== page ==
FLORIDA 21, GEORGIA 7: The offensive philosophy remained the same as the Gators started the second half: pound away with the run game at a Georgia defense that gave up 162 first half rushing yards. Matt Jones finished off the drive with a 44-yard touchdown run off the left side, aided by two outstanding downfield blocks by wide receiver Demarcus Robinson. On the 6-play, 73-yard drive, the Gators ran the ball six times with Taylor carrying five times for 27 yards. The only pass was a 2-yard completion from Harris to Brandon Powell the play before Jones sprinted to the end zone. The extra point by Velez gave the Gators a two-touchdown lead with 12:07 remaining in the quarter.
FLORIDA 24, GEORGIA 7: The Florida defense got a three-and-out on Georgia’s first possession of the second half. Taking over at the UF 40, Florida drove the ball to Georgia eight for a first and goal only to see the drive stall out. To get to the eight, the Gators got runs of 12 by Harris, 25 and seven by Jones and a critical offsides against Georgia on a third down at the Georgia 13. When the drive broke down, Velez came on to kick a 21-yard field goal to extend Florida’s lead to 17 with 5:09 left in the half.
FLORIDA 31, GEORGIA 7: Florida’s special teams, so atrocious against Missouri two weeks ago, were solid in coverage throughout the game but at the end of the fourth quarter, the return game came into play when Andre Debose ran a Collin Barber punt back 38 yards to the Georgia 26. From there it was all about Matt Jones, who carried five straight times, the last from one yard out in the wildcat from a yard out for the touchdown with 13:49 left in the game. Austin Hardin came on to kick the extra point in place of Velez, who strained his left while kicking the field goal in the third quarter.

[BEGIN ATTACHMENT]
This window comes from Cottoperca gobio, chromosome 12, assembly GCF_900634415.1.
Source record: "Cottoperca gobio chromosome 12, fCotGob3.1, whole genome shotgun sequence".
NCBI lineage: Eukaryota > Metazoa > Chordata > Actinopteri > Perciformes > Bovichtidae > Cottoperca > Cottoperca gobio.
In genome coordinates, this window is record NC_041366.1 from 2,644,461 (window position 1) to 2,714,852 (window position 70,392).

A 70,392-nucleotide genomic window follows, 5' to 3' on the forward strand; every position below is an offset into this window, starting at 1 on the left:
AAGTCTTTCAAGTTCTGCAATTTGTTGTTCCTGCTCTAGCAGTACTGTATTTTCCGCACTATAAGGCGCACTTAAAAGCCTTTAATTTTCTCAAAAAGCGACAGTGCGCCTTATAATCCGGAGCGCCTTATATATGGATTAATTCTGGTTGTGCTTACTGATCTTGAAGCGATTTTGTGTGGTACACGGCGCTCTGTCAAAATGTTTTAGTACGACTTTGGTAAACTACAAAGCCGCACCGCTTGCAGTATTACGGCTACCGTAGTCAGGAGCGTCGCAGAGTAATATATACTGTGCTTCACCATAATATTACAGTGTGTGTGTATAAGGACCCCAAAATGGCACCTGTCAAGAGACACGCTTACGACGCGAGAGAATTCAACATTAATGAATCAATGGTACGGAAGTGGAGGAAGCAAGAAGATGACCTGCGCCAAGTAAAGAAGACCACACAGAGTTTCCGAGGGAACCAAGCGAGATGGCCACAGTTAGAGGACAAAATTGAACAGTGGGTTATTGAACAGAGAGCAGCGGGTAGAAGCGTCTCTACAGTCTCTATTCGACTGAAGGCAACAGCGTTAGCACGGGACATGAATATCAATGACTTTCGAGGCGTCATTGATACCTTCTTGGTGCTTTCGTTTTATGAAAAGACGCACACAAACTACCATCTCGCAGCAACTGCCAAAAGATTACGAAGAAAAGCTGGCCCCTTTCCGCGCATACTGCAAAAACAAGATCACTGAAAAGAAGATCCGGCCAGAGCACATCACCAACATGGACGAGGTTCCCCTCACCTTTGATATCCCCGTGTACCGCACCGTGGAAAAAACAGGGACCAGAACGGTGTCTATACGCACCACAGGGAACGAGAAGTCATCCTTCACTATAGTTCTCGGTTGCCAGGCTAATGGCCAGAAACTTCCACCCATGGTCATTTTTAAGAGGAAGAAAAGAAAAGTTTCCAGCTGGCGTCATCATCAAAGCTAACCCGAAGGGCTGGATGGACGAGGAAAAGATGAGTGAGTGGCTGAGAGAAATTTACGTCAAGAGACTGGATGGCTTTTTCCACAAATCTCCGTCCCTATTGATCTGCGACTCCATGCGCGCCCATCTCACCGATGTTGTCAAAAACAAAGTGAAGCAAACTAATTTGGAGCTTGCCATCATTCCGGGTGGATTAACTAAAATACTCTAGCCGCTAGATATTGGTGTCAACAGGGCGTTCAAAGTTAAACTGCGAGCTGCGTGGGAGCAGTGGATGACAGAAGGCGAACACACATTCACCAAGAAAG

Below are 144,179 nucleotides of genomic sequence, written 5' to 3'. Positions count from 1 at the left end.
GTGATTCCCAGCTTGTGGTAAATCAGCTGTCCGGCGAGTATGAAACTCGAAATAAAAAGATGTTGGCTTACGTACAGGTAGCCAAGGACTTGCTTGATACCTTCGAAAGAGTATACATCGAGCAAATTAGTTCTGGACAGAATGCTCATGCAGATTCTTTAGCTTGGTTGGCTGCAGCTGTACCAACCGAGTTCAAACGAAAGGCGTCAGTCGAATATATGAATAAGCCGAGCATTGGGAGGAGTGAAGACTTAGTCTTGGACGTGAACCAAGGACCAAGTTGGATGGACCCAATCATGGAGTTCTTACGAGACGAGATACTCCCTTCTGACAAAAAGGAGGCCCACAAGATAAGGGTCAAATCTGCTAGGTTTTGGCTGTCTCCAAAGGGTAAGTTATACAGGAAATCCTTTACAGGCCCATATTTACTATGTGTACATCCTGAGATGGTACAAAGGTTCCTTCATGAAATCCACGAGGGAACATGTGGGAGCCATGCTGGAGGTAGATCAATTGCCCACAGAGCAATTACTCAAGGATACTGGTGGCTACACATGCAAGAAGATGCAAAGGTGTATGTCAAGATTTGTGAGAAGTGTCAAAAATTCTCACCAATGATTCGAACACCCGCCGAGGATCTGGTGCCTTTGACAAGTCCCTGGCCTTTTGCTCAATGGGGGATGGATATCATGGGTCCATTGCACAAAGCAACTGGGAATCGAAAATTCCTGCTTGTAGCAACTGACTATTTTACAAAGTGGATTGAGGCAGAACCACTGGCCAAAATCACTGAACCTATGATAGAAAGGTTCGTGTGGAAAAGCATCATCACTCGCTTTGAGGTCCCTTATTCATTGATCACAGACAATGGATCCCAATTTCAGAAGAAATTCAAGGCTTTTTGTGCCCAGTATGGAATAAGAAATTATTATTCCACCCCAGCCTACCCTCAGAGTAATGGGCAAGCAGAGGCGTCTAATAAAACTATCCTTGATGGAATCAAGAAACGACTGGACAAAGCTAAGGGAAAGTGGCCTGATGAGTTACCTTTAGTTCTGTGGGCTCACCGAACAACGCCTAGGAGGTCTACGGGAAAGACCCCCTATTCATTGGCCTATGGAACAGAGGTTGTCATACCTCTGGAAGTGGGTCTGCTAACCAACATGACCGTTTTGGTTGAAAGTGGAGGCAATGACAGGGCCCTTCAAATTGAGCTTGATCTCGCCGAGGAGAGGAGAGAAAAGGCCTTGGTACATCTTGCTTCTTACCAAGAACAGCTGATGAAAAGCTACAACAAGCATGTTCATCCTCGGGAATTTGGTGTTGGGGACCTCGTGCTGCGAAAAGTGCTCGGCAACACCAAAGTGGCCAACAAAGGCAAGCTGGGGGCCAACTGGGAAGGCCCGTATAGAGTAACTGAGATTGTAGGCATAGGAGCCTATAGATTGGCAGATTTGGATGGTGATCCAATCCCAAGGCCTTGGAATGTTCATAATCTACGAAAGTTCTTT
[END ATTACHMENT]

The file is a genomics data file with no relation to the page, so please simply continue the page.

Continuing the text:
GEORGIA 13, FLORIDA 31: The Bulldogs got their first touchdown since the first quarter on an 8-play, 63-yard drive that was aided by a roughing the passer call against the Gators. On the drive, Mason completed 4-6 passes, the most important a 16-yard connection to Chubb out of the backfield on a third and 10 that extended the drive. The touchdown came on a 10-yard pass that was tipped into the air by Vernon Hargreaves III into the hands of Chubb in the right corner of the end zone with 11:06 remaining in the game. Georgia went for the two-point conversion but Chubb bobbled the ball.
FLORIDA 38, GEORGIA 13: The Bulldogs had a chance to make a serious cut into the lead but the Florida defense not only forced the Bulldogs to eat up four minutes of clock, but kept Georgia out of the end zone on four consecutive plays from inside the six. Taking over at their own two, the Gators gave the ball to Matt Jones five straight plays to get the ball out to the 35 where Taylor came in and delivered the final dagger to Georgia’s heart with the 65-yard touchdown run. Hardin added the final point with 2:11 to go.
GEORGIA 20, FLORIDA 38: Georgia went 75 yards in 10 plays for a meaningless touchdown on a 5-yard Mason to Malcolm Mitchell pass with three seconds to go. Florida played prevent and forced Georgia to use all the clock.